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Biol Psychiatry. 2000 Jul 15;48(2):137-46.

Age and neuropsychologic function in schizophrenia: a decline in executive abilities beyond that observed in healthy volunteers.

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Washington University School of Medicine, Department of Neurology, St. Louis, Missouri, USA.



Kraepelin originally conceptualized schizophrenia as a degenerative brain disorder. It remains unclear whether the illness is characterized by a static encephalopathy or a deterioration of brain function, or periods of each condition. Assessments of cognitive function, as measured by neuropsychologic assessment, can provide additional insight into this question. Few studies of patients with schizophrenia have investigated the effect of aging on executive functions, in an extensive neuropsychologic battery across a wide age range, compared to healthy volunteers.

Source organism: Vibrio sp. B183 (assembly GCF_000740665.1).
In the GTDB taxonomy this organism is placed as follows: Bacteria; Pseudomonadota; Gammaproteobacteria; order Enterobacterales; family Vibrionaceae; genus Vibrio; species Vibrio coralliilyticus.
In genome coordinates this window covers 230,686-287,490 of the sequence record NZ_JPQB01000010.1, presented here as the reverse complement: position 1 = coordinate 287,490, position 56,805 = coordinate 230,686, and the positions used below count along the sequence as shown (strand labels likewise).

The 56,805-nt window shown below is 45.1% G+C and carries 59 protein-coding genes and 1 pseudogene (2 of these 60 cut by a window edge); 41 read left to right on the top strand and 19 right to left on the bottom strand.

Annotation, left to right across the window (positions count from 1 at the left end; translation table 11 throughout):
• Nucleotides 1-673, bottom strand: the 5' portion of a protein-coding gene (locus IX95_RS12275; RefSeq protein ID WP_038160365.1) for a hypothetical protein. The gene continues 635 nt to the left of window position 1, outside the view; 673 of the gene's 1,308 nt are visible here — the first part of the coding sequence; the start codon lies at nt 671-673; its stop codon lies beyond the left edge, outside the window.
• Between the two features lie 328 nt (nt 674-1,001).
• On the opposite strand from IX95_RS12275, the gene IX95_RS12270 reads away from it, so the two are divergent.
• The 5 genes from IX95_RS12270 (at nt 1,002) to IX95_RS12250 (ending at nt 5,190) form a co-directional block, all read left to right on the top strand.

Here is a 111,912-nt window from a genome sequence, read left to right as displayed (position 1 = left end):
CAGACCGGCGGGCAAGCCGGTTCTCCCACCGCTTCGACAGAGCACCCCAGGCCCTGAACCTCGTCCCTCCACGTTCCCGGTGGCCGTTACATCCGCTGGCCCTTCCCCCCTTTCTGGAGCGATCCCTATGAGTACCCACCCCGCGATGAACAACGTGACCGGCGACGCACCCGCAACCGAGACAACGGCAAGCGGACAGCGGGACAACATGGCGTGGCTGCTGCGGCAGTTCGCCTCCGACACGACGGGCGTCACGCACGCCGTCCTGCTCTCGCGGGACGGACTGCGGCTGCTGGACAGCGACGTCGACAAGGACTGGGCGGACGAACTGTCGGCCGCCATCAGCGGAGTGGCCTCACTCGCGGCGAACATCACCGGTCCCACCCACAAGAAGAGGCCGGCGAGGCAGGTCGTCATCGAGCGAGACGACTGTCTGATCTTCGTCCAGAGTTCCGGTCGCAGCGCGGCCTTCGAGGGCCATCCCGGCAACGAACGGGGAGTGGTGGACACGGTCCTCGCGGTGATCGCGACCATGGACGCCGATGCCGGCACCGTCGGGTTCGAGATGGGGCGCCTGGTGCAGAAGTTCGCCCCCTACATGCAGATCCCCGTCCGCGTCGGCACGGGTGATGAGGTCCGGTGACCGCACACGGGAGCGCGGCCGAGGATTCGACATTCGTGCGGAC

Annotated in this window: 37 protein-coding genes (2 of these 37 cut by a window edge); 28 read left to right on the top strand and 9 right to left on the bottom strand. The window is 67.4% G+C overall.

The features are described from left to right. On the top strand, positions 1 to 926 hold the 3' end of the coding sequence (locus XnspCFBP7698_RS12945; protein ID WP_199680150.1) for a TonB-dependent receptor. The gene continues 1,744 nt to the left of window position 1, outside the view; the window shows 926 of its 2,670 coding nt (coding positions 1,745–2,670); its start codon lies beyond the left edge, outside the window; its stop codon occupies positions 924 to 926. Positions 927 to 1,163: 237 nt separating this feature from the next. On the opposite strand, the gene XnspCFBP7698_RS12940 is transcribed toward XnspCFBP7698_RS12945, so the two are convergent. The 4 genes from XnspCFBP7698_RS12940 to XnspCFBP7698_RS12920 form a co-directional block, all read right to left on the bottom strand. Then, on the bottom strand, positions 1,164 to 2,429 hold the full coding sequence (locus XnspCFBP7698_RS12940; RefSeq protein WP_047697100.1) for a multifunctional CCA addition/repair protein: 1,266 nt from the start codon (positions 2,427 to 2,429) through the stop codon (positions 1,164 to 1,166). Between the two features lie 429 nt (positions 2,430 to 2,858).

We examined the interaction of aging and neuropsychologic function in schizophrenia through a cross-sectional study in patients (n = 87) and healthy control subjects (n = 94). Subjects were divided into three age groups (20-35, 36-49, and 50-75), and performance on an extensive neuropsychologic battery was evaluated.


Compared to control subjects, patients with schizophrenia demonstrated similar age-related declines across most neuropsychologic functions, with the exception of abstraction ability, in which significant evidence of a more accelerated decline was observed.


These results are consistent with previous reports indicating similar age effects on most aspects of cognition in patients with schizophrenia and healthy adults, but they support the hypothesis that a degenerative process may result in a more accelerated decline of some executive functions in older age in schizophrenia.

[Indexed for MEDLINE]

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